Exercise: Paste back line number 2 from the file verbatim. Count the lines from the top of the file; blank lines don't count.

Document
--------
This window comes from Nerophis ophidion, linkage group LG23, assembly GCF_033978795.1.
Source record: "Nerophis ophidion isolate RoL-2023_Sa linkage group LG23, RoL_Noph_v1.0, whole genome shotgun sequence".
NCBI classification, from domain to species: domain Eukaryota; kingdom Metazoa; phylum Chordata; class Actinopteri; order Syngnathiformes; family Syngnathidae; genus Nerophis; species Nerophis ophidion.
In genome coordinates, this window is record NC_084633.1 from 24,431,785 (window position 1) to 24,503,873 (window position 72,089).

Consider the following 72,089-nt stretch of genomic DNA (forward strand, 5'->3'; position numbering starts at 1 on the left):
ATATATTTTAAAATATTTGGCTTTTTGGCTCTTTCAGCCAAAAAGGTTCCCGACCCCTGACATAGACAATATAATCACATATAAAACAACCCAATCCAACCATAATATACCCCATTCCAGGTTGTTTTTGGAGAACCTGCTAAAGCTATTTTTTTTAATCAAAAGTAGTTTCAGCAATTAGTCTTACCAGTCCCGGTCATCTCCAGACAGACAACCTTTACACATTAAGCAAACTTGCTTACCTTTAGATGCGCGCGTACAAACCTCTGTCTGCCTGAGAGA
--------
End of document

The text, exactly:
Source record: "Nerophis ophidion isolate RoL-2023_Sa linkage group LG23, RoL_Noph_v1.0, whole genome shotgun sequence".